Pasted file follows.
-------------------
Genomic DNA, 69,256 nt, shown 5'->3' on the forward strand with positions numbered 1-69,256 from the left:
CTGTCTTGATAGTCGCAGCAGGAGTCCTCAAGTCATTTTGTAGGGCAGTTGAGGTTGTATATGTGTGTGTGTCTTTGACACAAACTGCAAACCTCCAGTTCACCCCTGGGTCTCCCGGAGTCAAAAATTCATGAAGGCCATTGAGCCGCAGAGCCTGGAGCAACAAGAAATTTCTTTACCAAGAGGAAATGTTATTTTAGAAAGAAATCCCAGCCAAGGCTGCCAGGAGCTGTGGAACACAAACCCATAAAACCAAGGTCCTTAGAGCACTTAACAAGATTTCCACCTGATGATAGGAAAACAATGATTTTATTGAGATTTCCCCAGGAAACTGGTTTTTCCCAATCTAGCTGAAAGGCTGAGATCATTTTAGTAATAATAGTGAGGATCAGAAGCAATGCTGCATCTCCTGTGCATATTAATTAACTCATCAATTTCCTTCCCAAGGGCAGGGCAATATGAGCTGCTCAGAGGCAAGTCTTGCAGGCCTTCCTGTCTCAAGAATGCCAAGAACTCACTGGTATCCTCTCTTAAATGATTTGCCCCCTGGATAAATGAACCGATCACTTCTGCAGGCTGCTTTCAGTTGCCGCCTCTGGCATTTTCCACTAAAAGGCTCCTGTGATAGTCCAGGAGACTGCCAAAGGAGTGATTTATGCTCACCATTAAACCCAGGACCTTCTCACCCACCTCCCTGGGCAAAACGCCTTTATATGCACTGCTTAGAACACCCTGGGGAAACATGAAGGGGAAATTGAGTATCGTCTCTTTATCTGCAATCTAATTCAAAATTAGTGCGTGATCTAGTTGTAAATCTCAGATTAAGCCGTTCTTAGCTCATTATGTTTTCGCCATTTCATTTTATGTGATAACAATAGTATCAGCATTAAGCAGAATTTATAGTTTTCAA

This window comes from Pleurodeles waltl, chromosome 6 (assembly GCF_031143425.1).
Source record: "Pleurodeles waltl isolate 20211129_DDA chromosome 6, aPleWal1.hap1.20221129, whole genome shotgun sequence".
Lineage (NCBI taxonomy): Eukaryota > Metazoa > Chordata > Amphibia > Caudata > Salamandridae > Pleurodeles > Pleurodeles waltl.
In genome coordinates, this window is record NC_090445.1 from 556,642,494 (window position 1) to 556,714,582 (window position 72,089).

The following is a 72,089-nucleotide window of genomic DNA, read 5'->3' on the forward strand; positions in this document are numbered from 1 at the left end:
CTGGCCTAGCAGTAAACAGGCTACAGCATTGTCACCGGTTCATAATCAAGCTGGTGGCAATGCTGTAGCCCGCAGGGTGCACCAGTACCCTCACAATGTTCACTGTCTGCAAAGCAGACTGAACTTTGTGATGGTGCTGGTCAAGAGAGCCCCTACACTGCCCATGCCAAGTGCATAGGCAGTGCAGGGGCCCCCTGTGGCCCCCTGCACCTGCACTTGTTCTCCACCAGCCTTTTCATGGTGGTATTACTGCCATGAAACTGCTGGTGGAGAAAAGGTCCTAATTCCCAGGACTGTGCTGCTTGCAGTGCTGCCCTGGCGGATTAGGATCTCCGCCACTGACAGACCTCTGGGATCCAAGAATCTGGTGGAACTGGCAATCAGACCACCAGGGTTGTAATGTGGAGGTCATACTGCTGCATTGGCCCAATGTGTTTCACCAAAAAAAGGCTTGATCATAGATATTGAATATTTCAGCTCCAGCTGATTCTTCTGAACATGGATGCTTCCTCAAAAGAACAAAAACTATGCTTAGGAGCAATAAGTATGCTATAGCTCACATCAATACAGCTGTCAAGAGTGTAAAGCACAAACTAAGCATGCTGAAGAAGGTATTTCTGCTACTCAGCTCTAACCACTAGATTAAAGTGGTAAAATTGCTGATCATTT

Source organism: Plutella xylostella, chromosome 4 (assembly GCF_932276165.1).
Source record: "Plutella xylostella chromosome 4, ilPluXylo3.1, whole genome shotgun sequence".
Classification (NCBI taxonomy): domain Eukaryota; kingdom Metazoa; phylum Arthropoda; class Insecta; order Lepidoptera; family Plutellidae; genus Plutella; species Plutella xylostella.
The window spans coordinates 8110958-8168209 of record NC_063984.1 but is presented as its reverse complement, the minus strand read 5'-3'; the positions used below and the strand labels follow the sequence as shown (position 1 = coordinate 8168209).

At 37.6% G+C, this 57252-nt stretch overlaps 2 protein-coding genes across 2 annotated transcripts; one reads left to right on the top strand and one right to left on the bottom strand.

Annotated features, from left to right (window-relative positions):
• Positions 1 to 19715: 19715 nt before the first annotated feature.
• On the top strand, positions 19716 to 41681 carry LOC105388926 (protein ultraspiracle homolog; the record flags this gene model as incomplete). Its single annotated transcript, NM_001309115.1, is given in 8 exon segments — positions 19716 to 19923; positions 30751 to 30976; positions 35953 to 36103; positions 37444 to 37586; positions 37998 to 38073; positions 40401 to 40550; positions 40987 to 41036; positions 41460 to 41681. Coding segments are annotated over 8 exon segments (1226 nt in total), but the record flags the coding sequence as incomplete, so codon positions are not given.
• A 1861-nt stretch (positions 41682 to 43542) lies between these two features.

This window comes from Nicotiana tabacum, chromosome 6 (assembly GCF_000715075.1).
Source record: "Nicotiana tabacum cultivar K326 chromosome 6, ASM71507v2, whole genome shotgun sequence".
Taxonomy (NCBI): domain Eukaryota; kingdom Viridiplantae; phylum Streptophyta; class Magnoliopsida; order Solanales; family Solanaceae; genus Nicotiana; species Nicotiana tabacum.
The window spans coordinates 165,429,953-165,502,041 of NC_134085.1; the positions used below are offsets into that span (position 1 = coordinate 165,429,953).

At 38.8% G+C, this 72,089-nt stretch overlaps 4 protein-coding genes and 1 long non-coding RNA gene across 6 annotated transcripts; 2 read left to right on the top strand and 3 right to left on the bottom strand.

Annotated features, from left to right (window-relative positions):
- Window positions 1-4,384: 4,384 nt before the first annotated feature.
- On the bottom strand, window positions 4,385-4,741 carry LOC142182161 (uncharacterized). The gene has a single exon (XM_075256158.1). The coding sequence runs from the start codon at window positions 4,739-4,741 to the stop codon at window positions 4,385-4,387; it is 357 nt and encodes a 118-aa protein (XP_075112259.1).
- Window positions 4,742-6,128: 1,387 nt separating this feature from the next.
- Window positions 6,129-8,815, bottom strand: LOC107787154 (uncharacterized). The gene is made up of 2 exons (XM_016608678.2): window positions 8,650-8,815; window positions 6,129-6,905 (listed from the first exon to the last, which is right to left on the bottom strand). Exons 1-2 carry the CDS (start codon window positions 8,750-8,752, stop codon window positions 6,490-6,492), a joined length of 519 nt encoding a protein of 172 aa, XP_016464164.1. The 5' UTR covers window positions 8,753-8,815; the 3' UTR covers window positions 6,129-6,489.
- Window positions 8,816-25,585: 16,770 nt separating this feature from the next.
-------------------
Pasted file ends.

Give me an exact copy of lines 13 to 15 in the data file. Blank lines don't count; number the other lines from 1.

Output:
At 37.6% G+C, this 57252-nt stretch overlaps 2 protein-coding genes across 2 annotated transcripts; one reads left to right on the top strand and one right to left on the bottom strand.

Annotated features, from left to right (window-relative positions):
• Positions 1 to 19715: 19715 nt before the first annotated feature.